LEARN NC is no longer supported by the UNC School of Education and has been permanently archived. On February 1st, 2018, you will only be able to access these resources through the Internet Archive’s Wayback Machine. We recommend that you print or download resources you may need before February 1st, 2018, after which, you will have to follow these instructions in order to access those resources.

Field trip opportunities

Coharie Indian Tribe Cultural Powwow
The powwow is a celebration of Coharie culture and history. The event is held on the second weekend each September in Sampson County.

Resources and educational materials

General resources

History of the Coharie Indian Tribe (PDF, 1 page)
Brief history of the Coharie Tribe including information about the population of the tribe, their settlements, and their fight to retain their school system.
Coharie Tribe booklet (PDF, 32 pages)
Booklet published by the Coharie Intra-Tribal Council providing information about the Council, the annual powwow, the tribe’s history, its leaders, mission statement, and more.
The Croatan Indians of Sampson County, North Carolina. Their Origin and Racial Status. A Plea for Separate Schools: Electronic Edition. Butler, George Edwin, 1868-1941.
Digitized book, originally published in 1916, available on the Documenting the American South website.
Economic development assessment for the Coharie Tribe, July 2003 (PDF, 30 pages)
Document presented to the North Carolina Indian Economic Development Initiative sharing the findings of the Office of Economic Development of UNC’s Kenan Institute for Private Enterprise. Includes background on the Coharie Tribe, governing structure, businesses and occupations, challenges facing the tribe, and tribal assets, including infrastructure, housing, land, and buildings as well as financial and social capital.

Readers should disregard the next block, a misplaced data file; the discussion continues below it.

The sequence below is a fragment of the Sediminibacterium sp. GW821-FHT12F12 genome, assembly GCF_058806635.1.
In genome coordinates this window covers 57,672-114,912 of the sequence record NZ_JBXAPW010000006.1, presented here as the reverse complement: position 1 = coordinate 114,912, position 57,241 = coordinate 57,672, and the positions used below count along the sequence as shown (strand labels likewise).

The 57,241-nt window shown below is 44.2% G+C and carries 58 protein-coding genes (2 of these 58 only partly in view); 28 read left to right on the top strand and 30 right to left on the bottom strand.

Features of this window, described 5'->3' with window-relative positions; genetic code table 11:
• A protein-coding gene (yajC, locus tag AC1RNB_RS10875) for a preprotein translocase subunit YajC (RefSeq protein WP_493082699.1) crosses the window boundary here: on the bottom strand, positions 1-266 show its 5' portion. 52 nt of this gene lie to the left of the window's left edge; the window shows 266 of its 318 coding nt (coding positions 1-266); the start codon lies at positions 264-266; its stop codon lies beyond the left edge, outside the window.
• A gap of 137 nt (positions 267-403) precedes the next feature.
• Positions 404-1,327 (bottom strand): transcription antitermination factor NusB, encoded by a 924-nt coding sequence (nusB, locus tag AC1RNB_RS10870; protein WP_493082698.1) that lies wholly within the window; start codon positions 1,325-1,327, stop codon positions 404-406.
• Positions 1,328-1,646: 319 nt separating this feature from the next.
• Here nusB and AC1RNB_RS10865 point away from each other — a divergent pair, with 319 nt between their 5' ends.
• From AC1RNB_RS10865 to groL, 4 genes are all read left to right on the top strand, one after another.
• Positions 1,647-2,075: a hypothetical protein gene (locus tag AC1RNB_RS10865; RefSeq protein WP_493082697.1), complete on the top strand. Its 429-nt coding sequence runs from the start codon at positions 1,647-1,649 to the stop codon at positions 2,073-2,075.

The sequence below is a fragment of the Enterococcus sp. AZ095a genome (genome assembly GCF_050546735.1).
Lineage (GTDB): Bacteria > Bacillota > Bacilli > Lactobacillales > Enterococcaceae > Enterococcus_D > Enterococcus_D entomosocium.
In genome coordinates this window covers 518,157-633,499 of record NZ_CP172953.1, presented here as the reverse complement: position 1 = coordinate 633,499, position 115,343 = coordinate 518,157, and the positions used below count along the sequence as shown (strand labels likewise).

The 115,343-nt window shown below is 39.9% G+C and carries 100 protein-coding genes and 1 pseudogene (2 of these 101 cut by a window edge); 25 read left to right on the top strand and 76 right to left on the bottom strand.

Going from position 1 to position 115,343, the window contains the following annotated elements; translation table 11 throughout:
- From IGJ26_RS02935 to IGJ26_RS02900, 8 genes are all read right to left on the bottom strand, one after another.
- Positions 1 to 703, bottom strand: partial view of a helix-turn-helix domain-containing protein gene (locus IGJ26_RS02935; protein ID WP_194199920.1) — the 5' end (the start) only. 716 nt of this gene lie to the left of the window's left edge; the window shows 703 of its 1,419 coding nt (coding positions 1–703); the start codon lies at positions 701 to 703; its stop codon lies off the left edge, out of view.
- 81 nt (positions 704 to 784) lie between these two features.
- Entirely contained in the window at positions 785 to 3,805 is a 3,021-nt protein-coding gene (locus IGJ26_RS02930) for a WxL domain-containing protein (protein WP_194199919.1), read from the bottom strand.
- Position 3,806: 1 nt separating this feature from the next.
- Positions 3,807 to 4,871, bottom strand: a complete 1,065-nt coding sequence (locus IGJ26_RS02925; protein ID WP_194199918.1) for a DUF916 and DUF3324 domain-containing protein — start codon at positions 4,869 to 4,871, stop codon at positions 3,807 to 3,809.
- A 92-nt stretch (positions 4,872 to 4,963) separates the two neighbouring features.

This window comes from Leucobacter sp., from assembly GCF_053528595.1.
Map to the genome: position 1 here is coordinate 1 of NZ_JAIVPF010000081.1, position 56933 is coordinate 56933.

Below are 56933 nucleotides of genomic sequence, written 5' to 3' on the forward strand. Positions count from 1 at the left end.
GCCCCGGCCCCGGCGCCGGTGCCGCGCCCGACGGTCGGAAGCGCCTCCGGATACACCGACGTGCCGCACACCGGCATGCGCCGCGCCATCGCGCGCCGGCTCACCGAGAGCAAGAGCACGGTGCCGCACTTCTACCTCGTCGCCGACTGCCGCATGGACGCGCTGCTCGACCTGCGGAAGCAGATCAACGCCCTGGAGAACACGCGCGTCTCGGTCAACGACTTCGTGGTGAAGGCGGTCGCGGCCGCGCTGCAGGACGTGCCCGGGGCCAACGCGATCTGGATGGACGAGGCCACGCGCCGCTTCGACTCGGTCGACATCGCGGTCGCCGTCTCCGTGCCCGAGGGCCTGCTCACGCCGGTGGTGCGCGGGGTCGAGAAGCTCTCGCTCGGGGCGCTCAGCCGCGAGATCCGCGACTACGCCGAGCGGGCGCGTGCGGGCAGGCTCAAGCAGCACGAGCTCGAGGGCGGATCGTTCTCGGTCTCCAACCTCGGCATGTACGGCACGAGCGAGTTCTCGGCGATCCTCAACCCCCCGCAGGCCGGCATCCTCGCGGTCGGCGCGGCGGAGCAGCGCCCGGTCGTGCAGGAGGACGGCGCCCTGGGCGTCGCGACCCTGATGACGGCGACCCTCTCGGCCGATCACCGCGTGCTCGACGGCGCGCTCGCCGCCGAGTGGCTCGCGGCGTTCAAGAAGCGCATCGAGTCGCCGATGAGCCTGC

Leaders and significant people

Ammie Jacobs memorial (PDF, 1 page)
Tribute to Coharie tribal member Ammie Jacobs, entitled “A Proud Indian Man, Indeed.” The tribute includes text and photographs.
Biography of Keith Carter (PDF, 1 page)
Photograph and brief biography of Keith Carter, a Coharie descendant.
Biography of Joyce Brewington Locklear (PDF, 1 page)
Brief biography of Coharie Tribe member Joyce Brewington Locklear. A photograph of Ms. Locklear is included.
Biography of Chief Tom Carter (PDF, 1 page)
Brief biography of Chief Tom Carter, chief of the Coharie Indian Tribe from 1976 until his death in 1997.
Chief Tom Carter at Town Creek Indian Mound celebration, 1971
Photograph taken at an annual Indian Heritage celebration at Town Creek Indian Mound in Mt. Gilead, North Carolina in 1971, showing Chief Tom Carter with Senator Richard Condor, Bruce Jones (Lumbee), Executive Director of the North Carolina Commission of Indian Affairs, and Senator Arron Plyler.
Coharie Chief Tom Carter
Close-up black-and-white image of Coharie Indian Chief Tom Carter in traditional dress.
Chief Tom Carter in regalia
Photograph of Coharie Chief Tom Carter in full traditional regalia. A caption reads “Chief Tom N. Carter (Standing Deer) Reigned 1987-1997.”

Historical and contemporary images of Coharie Tribal members

Documentary film

Looking for Ms. Locklear
Looking for Ms. Locklear is the story of two North Carolina men’s search for their beloved first-grade teacher, Lenora Locklear, who is Coharie and Lumbee. In this heartwarming story, Rhett and Link attempt to track down Ms. Locklear to thank her for her impact on their lives. Their quest leads them far from home and into the company of a host of characters. The movie prominently features the Lumbee Tribe of North Carolina, as their search takes Rhett and Link to the center of Lumbee culture, Pembroke, North Carolina.
With generous permission from Rhett & Link, Inc., North Carolina teachers may watch the movie for free with a password. The movie can be accessed here. Teachers can access the password by contacting LEARN NC via the contact form. In the message, please note that you’re requesting a password to watch Looking for Ms. Locklear. Also tell us where you teach and use your school-provided email address. Note that there may be a delay in receiving a response.